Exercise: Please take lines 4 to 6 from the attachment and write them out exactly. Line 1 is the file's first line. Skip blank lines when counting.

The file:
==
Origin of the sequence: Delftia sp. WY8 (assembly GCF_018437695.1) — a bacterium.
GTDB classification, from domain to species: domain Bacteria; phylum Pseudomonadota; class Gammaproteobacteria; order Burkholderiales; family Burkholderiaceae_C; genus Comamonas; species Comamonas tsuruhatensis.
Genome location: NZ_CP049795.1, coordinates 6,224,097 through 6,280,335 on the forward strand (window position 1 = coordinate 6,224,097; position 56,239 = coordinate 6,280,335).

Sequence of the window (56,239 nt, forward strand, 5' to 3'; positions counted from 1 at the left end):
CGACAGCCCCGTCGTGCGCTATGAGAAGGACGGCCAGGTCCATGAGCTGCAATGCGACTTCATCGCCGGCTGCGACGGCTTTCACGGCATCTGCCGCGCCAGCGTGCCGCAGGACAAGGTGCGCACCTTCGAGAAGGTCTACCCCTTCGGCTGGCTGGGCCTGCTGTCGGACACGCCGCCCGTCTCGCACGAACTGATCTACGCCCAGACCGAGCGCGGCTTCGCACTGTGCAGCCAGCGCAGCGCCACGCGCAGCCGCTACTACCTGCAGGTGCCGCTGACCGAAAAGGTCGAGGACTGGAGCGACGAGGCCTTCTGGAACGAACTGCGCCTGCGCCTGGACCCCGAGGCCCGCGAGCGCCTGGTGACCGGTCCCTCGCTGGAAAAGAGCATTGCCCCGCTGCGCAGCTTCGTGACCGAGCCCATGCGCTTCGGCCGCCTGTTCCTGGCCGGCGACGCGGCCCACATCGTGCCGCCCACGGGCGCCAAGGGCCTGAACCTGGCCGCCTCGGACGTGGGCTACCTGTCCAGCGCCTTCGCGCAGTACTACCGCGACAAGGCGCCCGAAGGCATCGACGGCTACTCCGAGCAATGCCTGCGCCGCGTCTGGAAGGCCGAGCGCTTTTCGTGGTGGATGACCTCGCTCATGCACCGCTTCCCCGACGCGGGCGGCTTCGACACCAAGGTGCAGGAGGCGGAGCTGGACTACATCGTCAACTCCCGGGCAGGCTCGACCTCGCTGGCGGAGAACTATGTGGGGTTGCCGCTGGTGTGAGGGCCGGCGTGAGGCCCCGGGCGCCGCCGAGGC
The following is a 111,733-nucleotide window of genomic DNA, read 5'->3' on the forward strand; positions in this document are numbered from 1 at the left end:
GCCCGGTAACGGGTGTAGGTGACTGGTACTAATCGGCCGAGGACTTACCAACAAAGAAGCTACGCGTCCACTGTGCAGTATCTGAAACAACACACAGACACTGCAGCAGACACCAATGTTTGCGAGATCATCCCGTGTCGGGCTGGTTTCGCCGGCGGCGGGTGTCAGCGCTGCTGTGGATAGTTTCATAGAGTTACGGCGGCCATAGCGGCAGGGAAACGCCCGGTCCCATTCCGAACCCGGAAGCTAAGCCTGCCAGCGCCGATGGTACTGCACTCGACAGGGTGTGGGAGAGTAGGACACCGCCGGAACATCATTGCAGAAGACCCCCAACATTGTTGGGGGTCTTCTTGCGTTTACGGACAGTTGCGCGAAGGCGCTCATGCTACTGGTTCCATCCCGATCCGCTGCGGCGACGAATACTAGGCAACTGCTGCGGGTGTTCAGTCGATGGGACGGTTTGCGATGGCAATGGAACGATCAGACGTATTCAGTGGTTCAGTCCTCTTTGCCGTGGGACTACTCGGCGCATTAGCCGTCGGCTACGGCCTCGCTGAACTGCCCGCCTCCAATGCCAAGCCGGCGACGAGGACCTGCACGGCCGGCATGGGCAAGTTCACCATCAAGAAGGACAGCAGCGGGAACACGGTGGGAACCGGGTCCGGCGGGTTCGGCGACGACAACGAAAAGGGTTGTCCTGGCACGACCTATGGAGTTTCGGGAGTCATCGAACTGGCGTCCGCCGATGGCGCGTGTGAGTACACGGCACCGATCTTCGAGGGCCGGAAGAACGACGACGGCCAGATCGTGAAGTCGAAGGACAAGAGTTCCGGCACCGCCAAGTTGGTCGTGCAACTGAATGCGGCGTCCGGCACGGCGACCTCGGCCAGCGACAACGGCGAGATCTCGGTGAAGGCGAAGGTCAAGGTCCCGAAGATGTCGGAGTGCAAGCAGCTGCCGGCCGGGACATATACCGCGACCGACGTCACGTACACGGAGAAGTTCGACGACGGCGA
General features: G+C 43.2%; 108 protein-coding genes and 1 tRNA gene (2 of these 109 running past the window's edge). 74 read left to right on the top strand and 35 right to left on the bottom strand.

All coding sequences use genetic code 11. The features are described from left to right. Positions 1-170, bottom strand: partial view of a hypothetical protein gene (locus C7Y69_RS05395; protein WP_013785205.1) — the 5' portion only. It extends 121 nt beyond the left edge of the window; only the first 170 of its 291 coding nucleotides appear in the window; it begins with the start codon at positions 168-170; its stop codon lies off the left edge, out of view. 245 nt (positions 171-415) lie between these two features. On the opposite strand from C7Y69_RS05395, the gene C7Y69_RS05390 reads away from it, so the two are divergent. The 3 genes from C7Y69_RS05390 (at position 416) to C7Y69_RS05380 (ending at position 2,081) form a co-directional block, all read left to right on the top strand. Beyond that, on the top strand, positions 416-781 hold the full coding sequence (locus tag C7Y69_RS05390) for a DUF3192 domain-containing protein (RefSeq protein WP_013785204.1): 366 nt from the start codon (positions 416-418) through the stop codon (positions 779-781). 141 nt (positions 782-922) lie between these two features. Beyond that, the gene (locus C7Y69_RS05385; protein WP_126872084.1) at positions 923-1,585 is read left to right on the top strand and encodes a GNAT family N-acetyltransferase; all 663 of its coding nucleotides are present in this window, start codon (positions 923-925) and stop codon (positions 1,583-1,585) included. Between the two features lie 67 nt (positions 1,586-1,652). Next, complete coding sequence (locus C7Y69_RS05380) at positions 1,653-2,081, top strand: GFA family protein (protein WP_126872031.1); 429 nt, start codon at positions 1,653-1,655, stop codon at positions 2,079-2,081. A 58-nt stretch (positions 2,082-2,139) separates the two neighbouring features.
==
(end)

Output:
Sequence of the window (56,239 nt, forward strand, 5' to 3'; positions counted from 1 at the left end):
CGACAGCCCCGTCGTGCGCTATGAGAAGGACGGCCAGGTCCATGAGCTGCAATGCGACTTCATCGCCGGCTGCGACGGCTTTCACGGCATCTGCCGCGCCAGCGTGCCGCAGGACAAGGTGCGCACCTTCGAGAAGGTCTACCCCTTCGGCTGGCTGGGCCTGCTGTCGGACACGCCGCCCGTCTCGCACGAACTGATCTACGCCCAGACCGAGCGCGGCTTCGCACTGTGCAGCCAGCGCAGCGCCACGCGCAGCCGCTACTACCTGCAGGTGCCGCTGACCGAAAAGGTCGAGGACTGGAGCGACGAGGCCTTCTGGAACGAACTGCGCCTGCGCCTGGACCCCGAGGCCCGCGAGCGCCTGGTGACCGGTCCCTCGCTGGAAAAGAGCATTGCCCCGCTGCGCAGCTTCGTGACCGAGCCCATGCGCTTCGGCCGCCTGTTCCTGGCCGGCGACGCGGCCCACATCGTGCCGCCCACGGGCGCCAAGGGCCTGAACCTGGCCGCCTCGGACGTGGGCTACCTGTCCAGCGCCTTCGCGCAGTACTACCGCGACAAGGCGCCCGAAGGCATCGACGGCTACTCCGAGCAATGCCTGCGCCGCGTCTGGAAGGCCGAGCGCTTTTCGTGGTGGATGACCTCGCTCATGCACCGCTTCCCCGACGCGGGCGGCTTCGACACCAAGGTGCAGGAGGCGGAGCTGGACTACATCGTCAACTCCCGGGCAGGCTCGACCTCGCTGGCGGAGAACTATGTGGGGTTGCCGCTGGTGTGAGGGCCGGCGTGAGGCCCCGGGCGCCGCCGAGGC
The following is a 111,733-nucleotide window of genomic DNA, read 5'->3' on the forward strand; positions in this document are numbered from 1 at the left end: